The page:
Lithuania Revokes Majestic Financial Licence Over Money Laundering Failures

April 2, 2024
Majestic Financial “grossly and systematically” violated anti-money laundering and counter-terrorist financing requirements, according to the Bank of Lithuania.

Majestic Financial “grossly and systematically” violated anti-money laundering and counter-terrorist financing requirements, according to the Bank of Lithuania. 

The regulator has revoked the Vilnius-based payments company’s licence, saying it had discovered shortcomings in its internal transaction monitoring and a failure to properly separate its business and compliance functions. 

On its website, which does not reference the revocation and provides little information apart from a contact page, Majestic Financial brands itself as offering “the solutions for global payments needs”. The payment institution and its chairman did not respond to requests for comment at the time of publication.

“After assessing all the circumstances, the Bank of Lithuania revoked the licence of the Majestic Financial UAB payment institution. This means that it no longer has the right to provide financial services and must return funds to clients within two months,” said the central bank in a statement on its website. 

Majestic's internal monitoring procedures had “significant deficiencies”, the Bank of Lithuania said. It had not implemented scenarios to identify cases of terrorist financing, and its measures to monitor customers for suspected money laundering did not work properly and were inadequate.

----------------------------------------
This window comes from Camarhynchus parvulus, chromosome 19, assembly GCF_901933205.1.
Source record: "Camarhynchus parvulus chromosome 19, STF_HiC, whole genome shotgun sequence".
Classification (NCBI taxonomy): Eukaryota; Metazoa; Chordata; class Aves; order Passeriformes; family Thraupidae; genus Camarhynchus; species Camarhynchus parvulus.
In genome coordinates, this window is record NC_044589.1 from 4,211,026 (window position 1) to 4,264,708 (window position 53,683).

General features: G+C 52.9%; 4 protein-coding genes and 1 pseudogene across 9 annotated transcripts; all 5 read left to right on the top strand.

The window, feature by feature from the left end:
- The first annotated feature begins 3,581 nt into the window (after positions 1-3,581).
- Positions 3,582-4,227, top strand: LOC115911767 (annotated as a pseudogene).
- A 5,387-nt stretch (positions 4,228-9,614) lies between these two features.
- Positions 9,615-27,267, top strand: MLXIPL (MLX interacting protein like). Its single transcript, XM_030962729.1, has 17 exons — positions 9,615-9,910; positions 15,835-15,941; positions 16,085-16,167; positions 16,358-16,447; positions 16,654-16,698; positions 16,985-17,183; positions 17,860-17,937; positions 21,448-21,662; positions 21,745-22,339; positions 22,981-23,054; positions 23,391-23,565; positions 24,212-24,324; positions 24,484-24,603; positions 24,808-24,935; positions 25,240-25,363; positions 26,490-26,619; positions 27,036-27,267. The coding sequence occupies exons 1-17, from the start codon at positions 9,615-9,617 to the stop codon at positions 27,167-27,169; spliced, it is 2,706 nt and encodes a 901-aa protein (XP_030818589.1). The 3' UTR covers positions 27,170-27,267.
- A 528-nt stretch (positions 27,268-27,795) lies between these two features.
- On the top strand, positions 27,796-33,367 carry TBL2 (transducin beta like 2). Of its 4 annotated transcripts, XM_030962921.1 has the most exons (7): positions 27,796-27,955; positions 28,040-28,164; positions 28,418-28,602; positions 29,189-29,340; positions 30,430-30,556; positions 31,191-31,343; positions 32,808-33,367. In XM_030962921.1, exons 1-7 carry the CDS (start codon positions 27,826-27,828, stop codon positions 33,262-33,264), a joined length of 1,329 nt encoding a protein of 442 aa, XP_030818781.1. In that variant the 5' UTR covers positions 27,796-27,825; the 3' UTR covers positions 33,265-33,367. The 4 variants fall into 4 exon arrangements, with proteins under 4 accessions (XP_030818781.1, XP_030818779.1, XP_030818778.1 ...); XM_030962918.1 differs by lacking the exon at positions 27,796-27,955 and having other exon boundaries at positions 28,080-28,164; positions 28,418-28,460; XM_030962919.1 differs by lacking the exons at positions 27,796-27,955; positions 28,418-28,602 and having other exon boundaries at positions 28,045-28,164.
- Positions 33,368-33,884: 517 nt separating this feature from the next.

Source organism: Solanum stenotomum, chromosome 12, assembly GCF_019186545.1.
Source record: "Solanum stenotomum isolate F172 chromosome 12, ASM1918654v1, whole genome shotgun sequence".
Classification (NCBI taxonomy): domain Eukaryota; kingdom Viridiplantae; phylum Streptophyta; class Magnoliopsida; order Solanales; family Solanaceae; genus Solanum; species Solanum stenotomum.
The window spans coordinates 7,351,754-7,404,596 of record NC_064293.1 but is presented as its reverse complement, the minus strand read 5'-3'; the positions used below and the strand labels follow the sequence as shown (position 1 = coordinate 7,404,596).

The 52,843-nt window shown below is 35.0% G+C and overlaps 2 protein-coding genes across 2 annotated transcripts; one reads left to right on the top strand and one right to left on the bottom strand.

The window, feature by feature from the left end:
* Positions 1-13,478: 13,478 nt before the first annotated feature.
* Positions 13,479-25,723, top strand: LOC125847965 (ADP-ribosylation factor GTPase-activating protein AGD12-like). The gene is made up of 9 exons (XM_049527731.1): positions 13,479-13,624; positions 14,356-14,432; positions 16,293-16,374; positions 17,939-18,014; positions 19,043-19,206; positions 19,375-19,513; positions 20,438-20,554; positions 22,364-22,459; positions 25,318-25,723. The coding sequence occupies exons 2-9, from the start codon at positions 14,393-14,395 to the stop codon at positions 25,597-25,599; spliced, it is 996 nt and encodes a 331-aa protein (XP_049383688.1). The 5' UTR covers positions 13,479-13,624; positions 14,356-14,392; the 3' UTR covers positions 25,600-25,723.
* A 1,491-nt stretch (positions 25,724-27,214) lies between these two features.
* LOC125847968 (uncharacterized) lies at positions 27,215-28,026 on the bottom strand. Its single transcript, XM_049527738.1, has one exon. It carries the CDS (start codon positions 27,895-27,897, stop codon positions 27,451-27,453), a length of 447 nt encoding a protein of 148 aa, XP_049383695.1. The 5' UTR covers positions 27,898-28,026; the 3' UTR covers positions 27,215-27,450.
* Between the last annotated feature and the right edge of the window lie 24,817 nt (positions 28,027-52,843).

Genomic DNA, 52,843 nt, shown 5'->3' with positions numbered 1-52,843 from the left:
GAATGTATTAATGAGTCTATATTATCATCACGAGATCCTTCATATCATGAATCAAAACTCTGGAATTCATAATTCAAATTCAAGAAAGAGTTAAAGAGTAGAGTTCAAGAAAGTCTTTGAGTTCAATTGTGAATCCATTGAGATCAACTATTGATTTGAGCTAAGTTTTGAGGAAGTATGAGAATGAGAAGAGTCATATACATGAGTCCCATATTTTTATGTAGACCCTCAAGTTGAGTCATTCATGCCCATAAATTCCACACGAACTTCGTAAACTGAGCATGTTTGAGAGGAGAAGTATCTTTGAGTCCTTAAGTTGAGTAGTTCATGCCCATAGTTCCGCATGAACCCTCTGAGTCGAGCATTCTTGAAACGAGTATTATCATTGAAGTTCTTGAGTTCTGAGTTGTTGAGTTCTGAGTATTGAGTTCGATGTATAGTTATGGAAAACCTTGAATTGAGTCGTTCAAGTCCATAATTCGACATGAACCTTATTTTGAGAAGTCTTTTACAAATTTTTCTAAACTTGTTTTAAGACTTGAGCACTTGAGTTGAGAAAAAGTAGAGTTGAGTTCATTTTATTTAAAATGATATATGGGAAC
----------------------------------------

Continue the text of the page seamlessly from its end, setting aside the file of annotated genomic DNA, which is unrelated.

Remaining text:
Further, the institution had failed to conduct internal investigations into potentially suspicious transactions. 

“By not conducting effective monitoring, the institution did not identify suspicious transactions, stop them and report them to the Financial Crimes Investigation Service,” the central bank said.

Separation of functions

Majestic Financial also failed on conflict of interest grounds and did not properly separate business and compliance functions, while also not ensuring the impartiality and independence of the internal audit. 

This is because employees who were responsible for the internal audit were directly accountable to the persons acting on behalf of shareholders, who held many positions in the institution, including the evaluation of the internal audit.

Majestic Financial’s client verification procedures meanwhile had serious deficiencies, which prevented it from properly assessing and using information received from clients about the purpose and expected nature of business relationships. 

According to the central bank, the institution failed in some cases to properly identify the client or their representatives and did not apply appropriate enhanced client identification measures. 

The Bank of Lithuania said that during the audit period, a large part of Majestic’s clients had a high risk of money laundering and terrorist financing. 

Meanwhile, irregularities and operational deficiencies were also identified in other areas of the institution's activities, and it had failed to provide correct information about the available funds of payment service users.

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